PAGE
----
Despite its position at the center of a tumultuous region that has drawn substantial international attention and intervention over the decades, the Central African Republic is often overlooked when discussions turn to questions of postcolonial development, democracy, and change in Africa This book
In 2012, a wave of violence swept through the Central African Republic as Seleka rebels clashed with anti Balaka militias In the face of seemingly senseless bloodshed, journalists, politicians, and scholars struggled to account for the conflicts origins In this first comprehensive account of the
Tales from the oral tradition of the Madija and Banda tribes, collected from village storytellers of the Central African Republic and translated by Polly Strong.
French African prose can be given a beginning with the publication in 1921 of the novel Batouala its sensitive portrayal of African life, with its evocation of the natural environment, could not but make a profound impression upon its African readers and offered a vivid example of what an
la fin de si cle, au coeur de l Afrique, une nuit sans lune, soudain na t le drame En quelques heures la razzia d ferle et, sous les coups des hommes en bleu, dans une violence furieuse, le village passe de la paix quotidienne aux cha nes cruelles de l esclavage crivain de Centrafrique, tienne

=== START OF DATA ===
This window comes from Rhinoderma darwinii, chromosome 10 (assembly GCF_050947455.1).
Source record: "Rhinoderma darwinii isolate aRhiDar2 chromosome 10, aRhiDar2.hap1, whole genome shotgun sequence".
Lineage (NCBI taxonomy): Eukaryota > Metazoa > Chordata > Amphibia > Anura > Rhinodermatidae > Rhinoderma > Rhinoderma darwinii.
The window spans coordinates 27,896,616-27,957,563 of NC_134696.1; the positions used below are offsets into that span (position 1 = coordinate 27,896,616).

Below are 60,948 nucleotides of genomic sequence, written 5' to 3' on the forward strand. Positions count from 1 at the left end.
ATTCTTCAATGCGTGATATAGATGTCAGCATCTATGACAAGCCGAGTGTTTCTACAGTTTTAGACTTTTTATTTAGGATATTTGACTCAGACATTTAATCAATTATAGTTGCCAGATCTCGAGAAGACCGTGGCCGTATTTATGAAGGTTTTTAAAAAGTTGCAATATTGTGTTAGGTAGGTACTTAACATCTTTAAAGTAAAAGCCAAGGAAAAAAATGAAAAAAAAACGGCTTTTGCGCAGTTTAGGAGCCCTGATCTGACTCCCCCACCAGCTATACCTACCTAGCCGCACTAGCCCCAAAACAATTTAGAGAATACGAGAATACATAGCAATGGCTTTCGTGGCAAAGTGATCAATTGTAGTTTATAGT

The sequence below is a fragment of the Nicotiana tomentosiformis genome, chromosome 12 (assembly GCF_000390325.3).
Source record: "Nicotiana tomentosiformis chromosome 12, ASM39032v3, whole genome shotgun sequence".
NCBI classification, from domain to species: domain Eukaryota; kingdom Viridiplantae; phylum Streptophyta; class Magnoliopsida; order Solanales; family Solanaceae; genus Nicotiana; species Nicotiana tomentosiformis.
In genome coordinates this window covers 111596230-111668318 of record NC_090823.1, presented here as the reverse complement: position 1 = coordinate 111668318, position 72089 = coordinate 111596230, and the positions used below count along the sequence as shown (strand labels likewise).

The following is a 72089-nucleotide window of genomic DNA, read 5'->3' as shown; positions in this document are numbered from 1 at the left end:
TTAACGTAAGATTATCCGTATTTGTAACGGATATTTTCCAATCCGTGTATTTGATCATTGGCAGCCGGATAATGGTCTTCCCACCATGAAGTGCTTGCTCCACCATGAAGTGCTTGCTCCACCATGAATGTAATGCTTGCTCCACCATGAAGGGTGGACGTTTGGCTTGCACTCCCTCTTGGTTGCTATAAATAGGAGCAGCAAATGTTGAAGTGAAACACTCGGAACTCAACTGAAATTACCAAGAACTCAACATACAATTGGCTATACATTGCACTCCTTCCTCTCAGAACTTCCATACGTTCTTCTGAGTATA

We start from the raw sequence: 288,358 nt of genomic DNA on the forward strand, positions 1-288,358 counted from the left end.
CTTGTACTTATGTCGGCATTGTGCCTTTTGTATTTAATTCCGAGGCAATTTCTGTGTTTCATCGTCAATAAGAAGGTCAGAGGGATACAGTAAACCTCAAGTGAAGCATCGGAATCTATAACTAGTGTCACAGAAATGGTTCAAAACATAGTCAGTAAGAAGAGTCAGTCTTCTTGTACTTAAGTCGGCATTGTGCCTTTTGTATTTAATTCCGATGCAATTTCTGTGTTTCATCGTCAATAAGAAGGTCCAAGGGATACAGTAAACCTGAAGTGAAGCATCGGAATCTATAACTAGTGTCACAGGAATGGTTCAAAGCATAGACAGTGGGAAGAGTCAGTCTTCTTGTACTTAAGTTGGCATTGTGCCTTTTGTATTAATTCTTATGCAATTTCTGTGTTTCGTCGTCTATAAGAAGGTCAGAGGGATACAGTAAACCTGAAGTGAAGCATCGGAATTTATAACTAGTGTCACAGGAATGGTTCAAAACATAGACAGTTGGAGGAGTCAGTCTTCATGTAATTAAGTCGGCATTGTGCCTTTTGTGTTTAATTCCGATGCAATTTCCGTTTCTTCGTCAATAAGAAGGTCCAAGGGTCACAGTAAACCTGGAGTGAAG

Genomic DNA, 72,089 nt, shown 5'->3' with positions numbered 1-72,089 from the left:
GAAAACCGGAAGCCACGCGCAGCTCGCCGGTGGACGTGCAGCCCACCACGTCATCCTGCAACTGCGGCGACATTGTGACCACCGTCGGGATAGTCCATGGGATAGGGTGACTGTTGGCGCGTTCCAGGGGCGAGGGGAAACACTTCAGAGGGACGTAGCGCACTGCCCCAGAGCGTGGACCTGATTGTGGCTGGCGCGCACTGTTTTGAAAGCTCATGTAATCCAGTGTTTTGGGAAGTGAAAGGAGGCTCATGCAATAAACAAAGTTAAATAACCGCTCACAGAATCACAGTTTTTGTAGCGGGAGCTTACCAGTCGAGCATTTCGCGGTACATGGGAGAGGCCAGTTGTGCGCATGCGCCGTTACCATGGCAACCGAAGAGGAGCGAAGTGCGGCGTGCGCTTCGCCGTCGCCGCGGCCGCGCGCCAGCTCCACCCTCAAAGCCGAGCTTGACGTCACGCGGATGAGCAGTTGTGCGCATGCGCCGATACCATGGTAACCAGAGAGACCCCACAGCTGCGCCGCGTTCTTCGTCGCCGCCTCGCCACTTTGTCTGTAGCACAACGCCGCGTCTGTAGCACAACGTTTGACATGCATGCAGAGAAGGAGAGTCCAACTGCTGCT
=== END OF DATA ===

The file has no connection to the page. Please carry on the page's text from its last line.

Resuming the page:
One womans inspiring true story of an unlikely alliance to stop the atrocities of a warlord, proving that there is no limit to what we can do, even in the face of unspeakable injustice and impossible oddsThis compelling and inspiring book beautifully moves each of us to take action to help the most
Never in history have so many people been displaced by political and military conflicts at home than 65 million globally Unsparing, outspoken, vital, We Are Not Refugees tells the stories of many of these displaced, who have not been given asylum For over a decade, human rights journalist
This riveting book tells the story of one man s adventures and experience in exotic places whose very names fire the imagination, like Timbuktu, the Congo rain forests and the swamps of the Nile Brian Schwartz spent six years following the back roads, trails, and rivers of Africa and Asia, mostly
At the beginning of the 1950s, the interior of West and Central Africa was still known to most of the outside world as The White Man s Grave, and there were still large parts where its forests were primeval These forests inhabited the minds of most Westerners as places of foreboding.
The Emperor and the Elephants is a deeply moving memoir chronicling one Peace Corps volunteer s fascinating experiences in the Central African Republic during the late 1970s After hiking the Appalachian Trail in 1975, author Richard W Carroll joined the Peace Corps, signing on as a fisheries